Both Sides Now

On the "ocean side", a path through the dune grass leads to Grand Beach, a sandy stretch that runs into Old Orchard Beach to the south.
On the "marsh side" of Pine Point, residents enjoy views of the town dock, where 20 or so lobster fishermen take off for Saco Bay at sunrise every morning.
Sunbathers unite on Grand Beach.
A widow's walk crowns a stately waterfront home.
Salty Bay Seafood Take-out Restaurant is a popular spot on Jones Creek Drive.
Colorful wares for sale at the Pine Point Fisherman's Co-op.
The Clambake Seafood Restaurant on Pine Point Road.
A waterfront Victorian.
Al fresco dining at Bayley's Lobster Pound on Avenue 6.
Grand homes and quaint cottages dot Pine Point's grassy lots.
Grand homes and quaint cottages dot Pine Point's grassy lots.

Nestled between Scarborough Marsh and the open ocean lies the peaceful community of Pine Point

Scarborough is one of the fastest growing towns in Maine, and it’s not hard to see why. Im the southern corner of Cumberland County, the town is only a few miles from Portland and less than two hours from Boston. It’s home to sandy beaches, rocky cliffs, bucolic countryside, and the largest salt marsh in the state. The latter if the defining feature of this coastal landscape. Expansive views of windswept grass and snaking tidal rivers are ubiquitous here and-especially at dawn or dusk -breathtakingly beautiful.

In addition to providing aesthetic value, the Scarborough Marsh filters pollution from the water and supplies food and shelter to a wide variety of fish, shellfish, mammals, and migrating seabirds. The town’s various neighborhoods have formed on spits of land within the marsh’s elaborate web of freshwater streams and saltwater rivers and at the mouth of Saco Bay, where the waterways converge. The neighborhood of Pine Point, set upon a narrow peninsula in the southeastern corner of Scarborough, has been shaped, both physically and culturally, by this dynamic landscape.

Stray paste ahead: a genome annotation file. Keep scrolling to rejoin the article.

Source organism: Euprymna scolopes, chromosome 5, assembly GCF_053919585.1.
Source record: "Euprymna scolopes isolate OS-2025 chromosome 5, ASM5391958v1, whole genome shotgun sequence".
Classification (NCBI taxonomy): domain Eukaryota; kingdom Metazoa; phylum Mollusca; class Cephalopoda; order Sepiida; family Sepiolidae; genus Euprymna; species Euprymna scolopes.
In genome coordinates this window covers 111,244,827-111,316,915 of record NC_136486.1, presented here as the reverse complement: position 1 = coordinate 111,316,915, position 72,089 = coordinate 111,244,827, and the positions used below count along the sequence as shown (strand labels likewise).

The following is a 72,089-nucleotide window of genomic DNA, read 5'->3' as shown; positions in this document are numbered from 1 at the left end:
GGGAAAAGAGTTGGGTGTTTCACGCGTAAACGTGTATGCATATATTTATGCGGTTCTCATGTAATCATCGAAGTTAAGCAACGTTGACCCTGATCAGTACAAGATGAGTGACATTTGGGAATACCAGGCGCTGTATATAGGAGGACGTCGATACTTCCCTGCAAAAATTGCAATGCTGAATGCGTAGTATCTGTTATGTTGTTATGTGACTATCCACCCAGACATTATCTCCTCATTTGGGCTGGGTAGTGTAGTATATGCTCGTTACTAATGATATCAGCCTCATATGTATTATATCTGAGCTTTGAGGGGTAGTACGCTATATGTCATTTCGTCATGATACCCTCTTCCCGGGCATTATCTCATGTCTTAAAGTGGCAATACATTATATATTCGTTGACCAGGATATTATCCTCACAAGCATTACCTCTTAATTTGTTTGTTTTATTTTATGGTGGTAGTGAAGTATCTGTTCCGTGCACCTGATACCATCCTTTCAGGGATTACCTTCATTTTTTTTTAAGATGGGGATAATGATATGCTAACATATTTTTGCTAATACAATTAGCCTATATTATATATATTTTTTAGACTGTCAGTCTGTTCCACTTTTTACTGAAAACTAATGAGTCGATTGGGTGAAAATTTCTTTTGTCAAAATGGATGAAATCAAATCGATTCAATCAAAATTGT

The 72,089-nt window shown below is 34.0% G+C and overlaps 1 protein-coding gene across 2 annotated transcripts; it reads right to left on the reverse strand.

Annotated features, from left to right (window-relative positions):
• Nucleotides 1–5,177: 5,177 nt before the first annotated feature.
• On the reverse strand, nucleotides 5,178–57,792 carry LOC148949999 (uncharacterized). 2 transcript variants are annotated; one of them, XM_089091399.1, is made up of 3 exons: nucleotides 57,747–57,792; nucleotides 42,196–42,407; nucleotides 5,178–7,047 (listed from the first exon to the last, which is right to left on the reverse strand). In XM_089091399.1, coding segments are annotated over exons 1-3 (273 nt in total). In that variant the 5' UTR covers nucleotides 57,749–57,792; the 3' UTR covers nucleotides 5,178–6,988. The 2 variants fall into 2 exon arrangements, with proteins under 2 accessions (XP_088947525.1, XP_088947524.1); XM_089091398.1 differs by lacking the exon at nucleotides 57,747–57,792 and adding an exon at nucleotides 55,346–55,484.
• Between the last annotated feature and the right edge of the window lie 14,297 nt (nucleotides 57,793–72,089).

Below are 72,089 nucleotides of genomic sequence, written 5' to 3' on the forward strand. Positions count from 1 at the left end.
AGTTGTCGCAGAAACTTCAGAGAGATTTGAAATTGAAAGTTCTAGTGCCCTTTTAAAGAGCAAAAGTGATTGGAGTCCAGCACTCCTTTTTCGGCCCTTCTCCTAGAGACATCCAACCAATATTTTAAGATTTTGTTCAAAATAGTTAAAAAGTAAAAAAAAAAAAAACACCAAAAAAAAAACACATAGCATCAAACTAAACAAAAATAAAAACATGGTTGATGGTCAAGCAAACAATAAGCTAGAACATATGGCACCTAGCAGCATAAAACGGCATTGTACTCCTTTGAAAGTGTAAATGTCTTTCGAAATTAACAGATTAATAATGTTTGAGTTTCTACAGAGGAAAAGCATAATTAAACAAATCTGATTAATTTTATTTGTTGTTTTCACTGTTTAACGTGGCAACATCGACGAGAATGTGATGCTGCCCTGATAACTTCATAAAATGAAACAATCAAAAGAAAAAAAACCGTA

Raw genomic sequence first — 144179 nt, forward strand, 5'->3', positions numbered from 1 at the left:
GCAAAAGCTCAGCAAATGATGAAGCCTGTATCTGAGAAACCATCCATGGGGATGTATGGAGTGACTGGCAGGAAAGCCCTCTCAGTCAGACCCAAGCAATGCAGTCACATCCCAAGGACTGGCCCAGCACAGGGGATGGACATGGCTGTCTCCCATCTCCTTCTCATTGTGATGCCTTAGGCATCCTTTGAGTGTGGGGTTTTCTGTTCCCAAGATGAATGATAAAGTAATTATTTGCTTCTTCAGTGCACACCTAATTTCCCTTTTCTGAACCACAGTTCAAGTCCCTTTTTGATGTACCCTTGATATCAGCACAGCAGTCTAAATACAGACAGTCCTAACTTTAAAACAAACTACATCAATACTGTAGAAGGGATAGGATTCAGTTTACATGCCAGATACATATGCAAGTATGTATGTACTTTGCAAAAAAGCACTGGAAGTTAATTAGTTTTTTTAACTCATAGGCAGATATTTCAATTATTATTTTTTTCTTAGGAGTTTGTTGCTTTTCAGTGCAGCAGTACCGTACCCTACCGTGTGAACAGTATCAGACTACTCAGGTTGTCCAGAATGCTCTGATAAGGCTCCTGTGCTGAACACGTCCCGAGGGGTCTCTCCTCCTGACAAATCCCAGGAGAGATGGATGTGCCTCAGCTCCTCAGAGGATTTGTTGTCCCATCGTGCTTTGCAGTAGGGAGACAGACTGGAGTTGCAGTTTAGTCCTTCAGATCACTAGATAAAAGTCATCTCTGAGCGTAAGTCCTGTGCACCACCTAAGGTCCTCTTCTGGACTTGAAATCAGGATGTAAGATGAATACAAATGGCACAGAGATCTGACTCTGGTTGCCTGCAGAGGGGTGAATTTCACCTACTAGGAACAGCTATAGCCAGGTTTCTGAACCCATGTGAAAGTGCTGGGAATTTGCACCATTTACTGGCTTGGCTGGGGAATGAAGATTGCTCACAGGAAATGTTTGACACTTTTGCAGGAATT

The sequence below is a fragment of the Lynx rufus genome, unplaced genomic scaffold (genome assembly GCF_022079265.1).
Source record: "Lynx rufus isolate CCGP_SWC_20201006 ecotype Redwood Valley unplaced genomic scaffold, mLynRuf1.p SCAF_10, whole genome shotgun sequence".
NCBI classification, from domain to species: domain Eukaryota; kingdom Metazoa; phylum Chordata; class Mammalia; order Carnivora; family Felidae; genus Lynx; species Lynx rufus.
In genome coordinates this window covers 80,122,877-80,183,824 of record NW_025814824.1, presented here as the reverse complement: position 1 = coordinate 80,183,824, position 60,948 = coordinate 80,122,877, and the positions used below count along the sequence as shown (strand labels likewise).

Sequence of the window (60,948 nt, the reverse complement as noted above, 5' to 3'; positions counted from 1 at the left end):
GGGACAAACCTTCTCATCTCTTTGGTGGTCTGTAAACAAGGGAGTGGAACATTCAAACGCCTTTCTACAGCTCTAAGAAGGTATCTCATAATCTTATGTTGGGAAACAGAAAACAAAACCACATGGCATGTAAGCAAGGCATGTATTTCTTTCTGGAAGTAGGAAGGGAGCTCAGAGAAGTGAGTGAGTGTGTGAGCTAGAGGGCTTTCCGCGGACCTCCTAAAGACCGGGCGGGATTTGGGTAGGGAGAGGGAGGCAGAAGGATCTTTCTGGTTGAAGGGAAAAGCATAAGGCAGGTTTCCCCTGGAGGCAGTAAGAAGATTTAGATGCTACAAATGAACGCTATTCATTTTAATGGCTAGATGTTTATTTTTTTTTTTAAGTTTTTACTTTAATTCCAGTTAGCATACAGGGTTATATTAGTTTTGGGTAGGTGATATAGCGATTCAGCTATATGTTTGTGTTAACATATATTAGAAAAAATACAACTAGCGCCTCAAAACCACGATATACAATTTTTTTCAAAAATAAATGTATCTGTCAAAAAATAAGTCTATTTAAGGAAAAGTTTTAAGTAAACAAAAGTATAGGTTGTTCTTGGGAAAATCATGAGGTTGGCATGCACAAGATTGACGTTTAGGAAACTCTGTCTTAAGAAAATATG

Within Pine Point there’s the “marsh side” and the “ocean side.” At low tide on the marsh, commercial and recreational clammers can be seen with their backs bent, rooting in the nutrient-rich flats for the mollusks that have helped make Pine Point’s seafood famous. Early in the twentieth century, many local clamdiggers and fishermen built their homes along Jones Creek Drive, King Street, and the narrow avenues that stitch them together. Today this old fishing village is filled with a combination of small, weatherbeaten homes and newer cottages packed together on narrow lots that engender a casual, beach vibe. Partway down the peninsula, Jones Creek connects with King, which dead-ends at the Pine Point Fisherman’s Co-op and the town dock. From there, 20 or so lobster fishermen take off every morning at sunrise for Saco Bay.

Pine Point’s ocean side more or less begins at this jetty, extends around the head of the peninsula, and continues along Grand Beach -a seven-mile stretch of sand that links Pine Point to Old Orchard Beach and Ocean Park and to the Saco neighborhoods of Kinney Shores and Camp Ellis. Grand Beach is the longest beach in Maine, and Peggi Howell, a longtime Pine Point resident and real estate agent, says that it attracts year-round residents, second-home buyers, and returning renters who appreciate the proximity to Portland and how family friendly the neighborhood is. “Most people choose Pine Point for our peaceful beaches. There are no tourist shops along the beach to entice you to spend. The big excitement might be watching the lobsters coming off the boat from the daily catch.” At certain times of year, dogs are allowed off-leash on the beach, an important perk for many who live in the area. “It just brings a smile to your face to see dogs playing catch, swimming in the water, or running aimlessly in the sand,” says Howell.